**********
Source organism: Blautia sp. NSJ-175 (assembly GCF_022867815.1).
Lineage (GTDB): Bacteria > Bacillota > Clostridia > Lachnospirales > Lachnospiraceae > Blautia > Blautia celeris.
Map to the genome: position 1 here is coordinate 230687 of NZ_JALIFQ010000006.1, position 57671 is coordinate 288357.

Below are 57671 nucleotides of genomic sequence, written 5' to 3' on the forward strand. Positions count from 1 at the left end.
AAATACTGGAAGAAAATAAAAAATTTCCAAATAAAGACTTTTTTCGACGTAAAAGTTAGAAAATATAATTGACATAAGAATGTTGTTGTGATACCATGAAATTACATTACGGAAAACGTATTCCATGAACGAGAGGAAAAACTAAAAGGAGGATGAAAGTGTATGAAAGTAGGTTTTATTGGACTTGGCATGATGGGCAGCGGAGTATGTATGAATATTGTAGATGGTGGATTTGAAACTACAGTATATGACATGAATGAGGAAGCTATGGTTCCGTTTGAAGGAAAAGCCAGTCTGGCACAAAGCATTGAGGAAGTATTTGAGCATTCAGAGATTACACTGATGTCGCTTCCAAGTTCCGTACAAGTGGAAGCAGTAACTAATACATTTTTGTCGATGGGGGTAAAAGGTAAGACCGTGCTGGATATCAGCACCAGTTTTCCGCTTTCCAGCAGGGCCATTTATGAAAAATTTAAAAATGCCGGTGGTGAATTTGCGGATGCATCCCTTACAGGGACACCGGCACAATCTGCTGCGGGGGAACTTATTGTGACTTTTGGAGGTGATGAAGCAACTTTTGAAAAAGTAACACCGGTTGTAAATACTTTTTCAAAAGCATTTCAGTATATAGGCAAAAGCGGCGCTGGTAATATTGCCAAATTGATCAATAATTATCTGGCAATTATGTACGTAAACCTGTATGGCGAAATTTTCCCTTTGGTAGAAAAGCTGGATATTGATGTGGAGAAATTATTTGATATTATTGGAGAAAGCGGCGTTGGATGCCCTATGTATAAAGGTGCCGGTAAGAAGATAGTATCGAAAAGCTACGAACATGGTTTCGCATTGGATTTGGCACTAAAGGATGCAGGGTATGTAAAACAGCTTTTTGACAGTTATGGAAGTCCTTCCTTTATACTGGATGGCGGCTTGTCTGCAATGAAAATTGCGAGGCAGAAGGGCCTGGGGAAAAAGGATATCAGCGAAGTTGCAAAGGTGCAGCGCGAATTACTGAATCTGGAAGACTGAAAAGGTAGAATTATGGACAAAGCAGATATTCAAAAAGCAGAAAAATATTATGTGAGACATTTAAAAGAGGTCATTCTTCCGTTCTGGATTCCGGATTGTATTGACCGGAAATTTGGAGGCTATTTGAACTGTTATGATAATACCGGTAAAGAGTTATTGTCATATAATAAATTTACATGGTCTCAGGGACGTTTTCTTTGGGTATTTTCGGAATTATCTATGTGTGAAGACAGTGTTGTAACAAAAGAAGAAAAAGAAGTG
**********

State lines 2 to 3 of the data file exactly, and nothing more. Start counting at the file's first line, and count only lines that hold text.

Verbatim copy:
Lineage (GTDB): Bacteria > Bacillota > Clostridia > Lachnospirales > Lachnospiraceae > Blautia > Blautia celeris.
Map to the genome: position 1 here is coordinate 230687 of NZ_JALIFQ010000006.1, position 57671 is coordinate 288357.